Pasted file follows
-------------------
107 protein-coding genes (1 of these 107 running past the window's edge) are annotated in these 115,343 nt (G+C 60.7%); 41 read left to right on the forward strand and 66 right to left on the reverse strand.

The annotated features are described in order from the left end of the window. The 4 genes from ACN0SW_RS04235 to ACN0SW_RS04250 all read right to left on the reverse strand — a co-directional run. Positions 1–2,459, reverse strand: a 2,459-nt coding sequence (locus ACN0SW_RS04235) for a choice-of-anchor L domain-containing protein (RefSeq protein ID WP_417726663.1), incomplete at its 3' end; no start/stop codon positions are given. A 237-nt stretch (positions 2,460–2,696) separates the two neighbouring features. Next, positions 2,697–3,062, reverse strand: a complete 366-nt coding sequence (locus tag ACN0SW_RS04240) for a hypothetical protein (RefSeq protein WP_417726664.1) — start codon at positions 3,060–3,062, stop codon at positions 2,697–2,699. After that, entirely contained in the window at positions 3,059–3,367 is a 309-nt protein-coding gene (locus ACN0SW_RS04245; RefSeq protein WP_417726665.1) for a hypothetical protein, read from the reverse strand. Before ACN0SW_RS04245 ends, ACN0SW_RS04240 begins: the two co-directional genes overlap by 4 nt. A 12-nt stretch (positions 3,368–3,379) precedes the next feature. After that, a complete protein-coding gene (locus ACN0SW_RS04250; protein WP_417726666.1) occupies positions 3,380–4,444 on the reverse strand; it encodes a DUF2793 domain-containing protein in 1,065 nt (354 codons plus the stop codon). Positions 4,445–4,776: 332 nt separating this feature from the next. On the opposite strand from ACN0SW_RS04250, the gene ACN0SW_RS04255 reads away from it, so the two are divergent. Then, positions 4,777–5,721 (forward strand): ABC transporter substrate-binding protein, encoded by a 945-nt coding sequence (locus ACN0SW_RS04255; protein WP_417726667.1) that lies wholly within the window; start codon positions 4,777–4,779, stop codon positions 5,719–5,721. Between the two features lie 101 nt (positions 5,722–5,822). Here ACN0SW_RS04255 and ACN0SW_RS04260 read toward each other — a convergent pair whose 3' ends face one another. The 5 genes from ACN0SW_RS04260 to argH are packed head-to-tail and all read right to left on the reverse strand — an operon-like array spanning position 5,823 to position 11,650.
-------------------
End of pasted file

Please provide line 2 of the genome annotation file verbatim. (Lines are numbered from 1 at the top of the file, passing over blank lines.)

The annotated features are described in order from the left end of the window. The 4 genes from ACN0SW_RS04235 to ACN0SW_RS04250 all read right to left on the reverse strand — a co-directional run. Positions 1–2,459, reverse strand: a 2,459-nt coding sequence (locus ACN0SW_RS04235) for a choice-of-anchor L domain-containing protein (RefSeq protein ID WP_417726663.1), incomplete at its 3' end; no start/stop codon positions are given. A 237-nt stretch (positions 2,460–2,696) separates the two neighbouring features. Next, positions 2,697–3,062, reverse strand: a complete 366-nt coding sequence (locus tag ACN0SW_RS04240) for a hypothetical protein (RefSeq protein WP_417726664.1) — start codon at positions 3,060–3,062, stop codon at positions 2,697–2,699. After that, entirely contained in the window at positions 3,059–3,367 is a 309-nt protein-coding gene (locus ACN0SW_RS04245; RefSeq protein WP_417726665.1) for a hypothetical protein, read from the reverse strand. Before ACN0SW_RS04245 ends, ACN0SW_RS04240 begins: the two co-directional genes overlap by 4 nt. A 12-nt stretch (positions 3,368–3,379) precedes the next feature. After that, a complete protein-coding gene (locus ACN0SW_RS04250; protein WP_417726666.1) occupies positions 3,380–4,444 on the reverse strand; it encodes a DUF2793 domain-containing protein in 1,065 nt (354 codons plus the stop codon). Positions 4,445–4,776: 332 nt separating this feature from the next. On the opposite strand from ACN0SW_RS04250, the gene ACN0SW_RS04255 reads away from it, so the two are divergent. Then, positions 4,777–5,721 (forward strand): ABC transporter substrate-binding protein, encoded by a 945-nt coding sequence (locus ACN0SW_RS04255; protein WP_417726667.1) that lies wholly within the window; start codon positions 4,777–4,779, stop codon positions 5,719–5,721. Between the two features lie 101 nt (positions 5,722–5,822). Here ACN0SW_RS04255 and ACN0SW_RS04260 read toward each other — a convergent pair whose 3' ends face one another. The 5 genes from ACN0SW_RS04260 to argH are packed head-to-tail and all read right to left on the reverse strand — an operon-like array spanning position 5,823 to position 11,650.